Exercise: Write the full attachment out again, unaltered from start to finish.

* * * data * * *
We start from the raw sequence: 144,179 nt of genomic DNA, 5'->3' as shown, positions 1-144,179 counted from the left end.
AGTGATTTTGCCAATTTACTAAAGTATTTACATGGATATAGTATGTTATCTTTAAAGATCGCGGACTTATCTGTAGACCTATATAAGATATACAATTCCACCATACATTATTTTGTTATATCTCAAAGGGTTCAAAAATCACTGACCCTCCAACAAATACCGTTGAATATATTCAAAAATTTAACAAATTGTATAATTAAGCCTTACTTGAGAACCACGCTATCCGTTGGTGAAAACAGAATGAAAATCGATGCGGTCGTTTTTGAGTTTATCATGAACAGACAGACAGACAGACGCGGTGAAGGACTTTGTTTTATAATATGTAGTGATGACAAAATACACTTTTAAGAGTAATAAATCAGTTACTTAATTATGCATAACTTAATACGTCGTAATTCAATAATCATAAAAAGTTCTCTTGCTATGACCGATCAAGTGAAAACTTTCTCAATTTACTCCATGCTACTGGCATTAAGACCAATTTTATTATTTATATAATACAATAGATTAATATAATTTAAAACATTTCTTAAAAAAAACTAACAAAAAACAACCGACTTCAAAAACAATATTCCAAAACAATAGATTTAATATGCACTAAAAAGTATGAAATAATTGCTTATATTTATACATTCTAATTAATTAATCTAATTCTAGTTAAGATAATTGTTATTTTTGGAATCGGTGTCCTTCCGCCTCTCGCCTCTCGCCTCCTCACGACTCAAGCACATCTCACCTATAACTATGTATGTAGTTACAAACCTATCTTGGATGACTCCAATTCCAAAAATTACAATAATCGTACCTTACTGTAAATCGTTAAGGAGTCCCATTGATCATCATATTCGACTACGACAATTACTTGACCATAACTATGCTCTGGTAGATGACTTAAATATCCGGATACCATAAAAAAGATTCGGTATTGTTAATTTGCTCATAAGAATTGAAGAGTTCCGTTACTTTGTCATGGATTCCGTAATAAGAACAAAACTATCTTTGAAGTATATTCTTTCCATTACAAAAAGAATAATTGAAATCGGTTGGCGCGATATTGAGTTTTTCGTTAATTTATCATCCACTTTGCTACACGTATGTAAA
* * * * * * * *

We start from the raw sequence: 144,179 nt of genomic DNA, 5'->3' as shown, positions 1-144,179 counted from the left end.
AGTGATTTTGCCAATTTACTAAAGTATTTACATGGATATAGTATGTTATCTTTAAAGATCGCGGACTTATCTGTAGACCTATATAAGATATACAATTCCACCATACATTATTTTGTTATATCTCAAAGGGTTCAAAAATCACTGACCCTCCAACAAATACCGTTGAATATATTCAAAAATTTAACAAATTGTATAATTAAGCCTTACTTGAGAACCACGCTATCCGTTGGTGAAAACAGAATGAAAATCGATGCGGTCGTTTTTGAGTTTATCATGAACAGACAGACAGACAGACGCGGTGAAGGACTTTGTTTTATAATATGTAGTGATGACAAAATACACTTTTAAGAGTAATAAATCAGTTACTTAATTATGCATAACTTAATACGTCGTAATTCAATAATCATAAAAAGTTCTCTTGCTATGACCGATCAAGTGAAAACTTTCTCAATTTACTCCATGCTACTGGCATTAAGACCAATTTTATTATTTATATAATACAATAGATTAATATAATTTAAAACATTTCTTAAAAAAAACTAACAAAAAACAACCGACTTCAAAAACAATATTCCAAAACAATAGATTTAATATGCACTAAAAAGTATGAAATAATTGCTTATATTTATACATTCTAATTAATTAATCTAATTCTAGTTAAGATAATTGTTATTTTTGGAATCGGTGTCCTTCCGCCTCTCGCCTCTCGCCTCCTCACGACTCAAGCACATCTCACCTATAACTATGTATGTAGTTACAAACCTATCTTGGATGACTCCAATTCCAAAAATTACAATAATCGTACCTTACTGTAAATCGTTAAGGAGTCCCATTGATCATCATATTCGACTACGACAATTACTTGACCATAACTATGCTCTGGTAGATGACTTAAATATCCGGATACCATAAAAAAGATTCGGTATTGTTAATTTGCTCATAAGAATTGAAGAGTTCCGTTACTTTGTCATGGATTCCGTAATAAGAACAAAACTATCTTTGAAGTATATTCTTTCCATTACAAAAAGAATAATTGAAATCGGTTGGCGCGATATTGAGTTTTTCGTTAATTTATCATCCACTTTGCTACACGTATGTAAA